It’s now the one-year anniversary for the nation’s first attempt by a city to institute universal healthcare. The Healthy San Francisco program was created by the City of San Francisco to give its 73,000 uninsured city residents access to affordable health care. Technically, the program is not health insurance because beneficiaries can only access benefits within the city limits of San Francisco.

The program is funded by businesses with 50 or more employees that don’t provide health benefits. These businesses began paying between $1.17 and $1.76 per hour per employee in January. In April, businesses with between 29 and 49 uninsured employees also paid $1.17 per hour per employee, or pledged to offer minimum benefits to workers.

Restaurants in San Francisco are particularly negative about the Health San Francisco initiative, claiming that it will create economic hardship for them and force them to close or relocate. Some restaurants have gotten around the problem by passing the cost directly on to consumers. One restaurant added a service charge of $1.25 per dinner “in support of Healthy San Francisco” with an Internet address of the healthcare program.

Time magazine calls San Francisco’s program, operated by the San Francisco Department of Public Health (DPH) and conceived by Mayor Gavin Newsom in his 2005 State of the City pledge, “universal healthcare.” The Healthy San Francisco Web site says “Healthy San Francisco is not insurance, but a reinvention of the San Francisco health care safety net, that will enable and encourage residents to access primary and preventive care. It provides a Medical Home and primary physician to each program participant, allowing a greater focus on preventive care, as well as specialty care, urgent and emergency care, laboratory, inpatient hospitalization, radiology, and pharmaceuticals.”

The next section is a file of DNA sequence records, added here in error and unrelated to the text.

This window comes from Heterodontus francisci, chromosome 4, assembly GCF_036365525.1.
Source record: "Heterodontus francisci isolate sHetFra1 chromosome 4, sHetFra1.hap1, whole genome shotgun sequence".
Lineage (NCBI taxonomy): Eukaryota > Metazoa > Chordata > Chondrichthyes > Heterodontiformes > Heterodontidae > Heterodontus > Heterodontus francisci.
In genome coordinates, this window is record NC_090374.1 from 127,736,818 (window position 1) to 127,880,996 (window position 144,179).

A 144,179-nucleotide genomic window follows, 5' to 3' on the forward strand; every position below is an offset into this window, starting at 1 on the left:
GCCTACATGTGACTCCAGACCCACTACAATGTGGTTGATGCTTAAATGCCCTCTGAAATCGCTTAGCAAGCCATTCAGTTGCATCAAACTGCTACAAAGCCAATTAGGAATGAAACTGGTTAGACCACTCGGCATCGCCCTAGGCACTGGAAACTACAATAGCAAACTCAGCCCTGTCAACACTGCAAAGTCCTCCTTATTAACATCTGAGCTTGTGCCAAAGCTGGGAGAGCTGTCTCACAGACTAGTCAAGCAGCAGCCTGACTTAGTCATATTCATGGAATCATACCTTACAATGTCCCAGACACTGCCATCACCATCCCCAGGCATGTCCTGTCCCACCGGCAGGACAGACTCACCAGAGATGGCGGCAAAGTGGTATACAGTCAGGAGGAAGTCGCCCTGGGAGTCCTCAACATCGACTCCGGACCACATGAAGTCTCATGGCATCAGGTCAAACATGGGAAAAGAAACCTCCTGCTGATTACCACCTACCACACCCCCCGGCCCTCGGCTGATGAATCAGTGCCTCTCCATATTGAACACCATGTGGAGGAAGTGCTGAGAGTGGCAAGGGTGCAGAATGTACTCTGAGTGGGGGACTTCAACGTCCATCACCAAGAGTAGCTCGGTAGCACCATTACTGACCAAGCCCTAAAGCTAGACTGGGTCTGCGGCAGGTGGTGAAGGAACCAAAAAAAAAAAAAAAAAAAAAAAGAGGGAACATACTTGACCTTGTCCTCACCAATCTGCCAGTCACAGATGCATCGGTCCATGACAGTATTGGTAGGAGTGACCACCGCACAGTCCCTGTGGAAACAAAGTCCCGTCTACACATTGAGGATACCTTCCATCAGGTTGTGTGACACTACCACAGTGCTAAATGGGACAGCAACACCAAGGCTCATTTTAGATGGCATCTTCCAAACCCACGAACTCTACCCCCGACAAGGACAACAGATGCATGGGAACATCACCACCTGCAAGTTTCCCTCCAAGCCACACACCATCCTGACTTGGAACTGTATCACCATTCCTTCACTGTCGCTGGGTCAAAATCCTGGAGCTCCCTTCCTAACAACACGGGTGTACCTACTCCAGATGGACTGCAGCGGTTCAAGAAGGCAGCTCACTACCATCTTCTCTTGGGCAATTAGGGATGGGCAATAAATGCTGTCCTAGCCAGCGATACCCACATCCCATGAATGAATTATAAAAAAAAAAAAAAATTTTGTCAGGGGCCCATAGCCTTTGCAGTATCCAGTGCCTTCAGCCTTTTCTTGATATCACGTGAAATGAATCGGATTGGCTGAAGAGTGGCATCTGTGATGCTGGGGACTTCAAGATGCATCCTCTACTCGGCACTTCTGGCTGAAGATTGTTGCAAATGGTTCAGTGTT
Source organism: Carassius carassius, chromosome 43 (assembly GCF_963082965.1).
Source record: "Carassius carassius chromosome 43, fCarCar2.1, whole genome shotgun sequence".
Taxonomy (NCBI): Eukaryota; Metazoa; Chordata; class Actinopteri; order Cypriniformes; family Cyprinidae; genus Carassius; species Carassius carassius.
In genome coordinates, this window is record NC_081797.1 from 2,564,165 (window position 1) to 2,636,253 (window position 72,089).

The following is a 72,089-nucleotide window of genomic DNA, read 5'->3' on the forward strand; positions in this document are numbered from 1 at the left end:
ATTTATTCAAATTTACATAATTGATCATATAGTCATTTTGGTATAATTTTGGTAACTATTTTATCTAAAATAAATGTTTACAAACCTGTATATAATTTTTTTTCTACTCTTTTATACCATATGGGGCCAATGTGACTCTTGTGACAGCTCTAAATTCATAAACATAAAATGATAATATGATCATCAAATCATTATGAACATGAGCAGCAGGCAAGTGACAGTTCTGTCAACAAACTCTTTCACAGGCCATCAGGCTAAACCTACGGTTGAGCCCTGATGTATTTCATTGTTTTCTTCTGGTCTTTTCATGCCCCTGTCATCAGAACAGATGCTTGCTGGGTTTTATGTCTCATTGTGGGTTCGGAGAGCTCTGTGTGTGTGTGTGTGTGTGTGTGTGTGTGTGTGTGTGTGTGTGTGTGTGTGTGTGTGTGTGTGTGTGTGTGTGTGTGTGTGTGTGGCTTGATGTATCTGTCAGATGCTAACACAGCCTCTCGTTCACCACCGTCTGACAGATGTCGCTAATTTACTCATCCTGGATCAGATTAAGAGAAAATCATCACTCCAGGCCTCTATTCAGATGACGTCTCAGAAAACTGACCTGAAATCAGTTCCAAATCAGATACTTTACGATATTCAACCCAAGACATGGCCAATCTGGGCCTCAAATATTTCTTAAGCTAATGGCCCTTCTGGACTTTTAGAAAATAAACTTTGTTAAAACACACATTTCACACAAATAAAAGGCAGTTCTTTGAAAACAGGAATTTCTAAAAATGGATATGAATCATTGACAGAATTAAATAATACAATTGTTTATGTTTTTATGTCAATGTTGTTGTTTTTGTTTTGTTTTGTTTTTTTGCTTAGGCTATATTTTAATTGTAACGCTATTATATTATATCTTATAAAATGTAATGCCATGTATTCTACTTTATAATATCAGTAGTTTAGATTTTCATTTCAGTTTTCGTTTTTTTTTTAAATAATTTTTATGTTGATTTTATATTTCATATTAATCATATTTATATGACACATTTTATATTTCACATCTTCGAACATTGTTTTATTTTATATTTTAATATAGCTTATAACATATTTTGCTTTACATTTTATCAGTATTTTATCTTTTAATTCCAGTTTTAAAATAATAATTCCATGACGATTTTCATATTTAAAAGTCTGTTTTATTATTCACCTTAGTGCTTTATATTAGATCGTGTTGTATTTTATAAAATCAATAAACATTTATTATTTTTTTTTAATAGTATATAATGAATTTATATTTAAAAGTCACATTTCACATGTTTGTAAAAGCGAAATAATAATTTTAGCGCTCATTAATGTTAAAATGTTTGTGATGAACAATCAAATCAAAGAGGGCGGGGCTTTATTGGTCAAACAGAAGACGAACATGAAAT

Currently, the program is enrolling about 600 individuals per week, and enrollees now total 24,000. At least 27 clinics in the city are participating in the program and the City of San Francisco estimates it will cost $200 million per year to provide care to all 73,000 uninsured people within the city limits.

The program in San Francisco is being hailed as groundbreaking and a model for other cities in the US to follow. In an era where most cities and states simply continue to complain about the state of health care, San Francisco has actually chosen to try something. These innovations and experiments in the delivery of healthcare services should be welcomed, because they are “real world learning laboratories.” As such, they quickly demonstrate whether such innovations actually deliver value and contribute to improving the delivery of healthcare.

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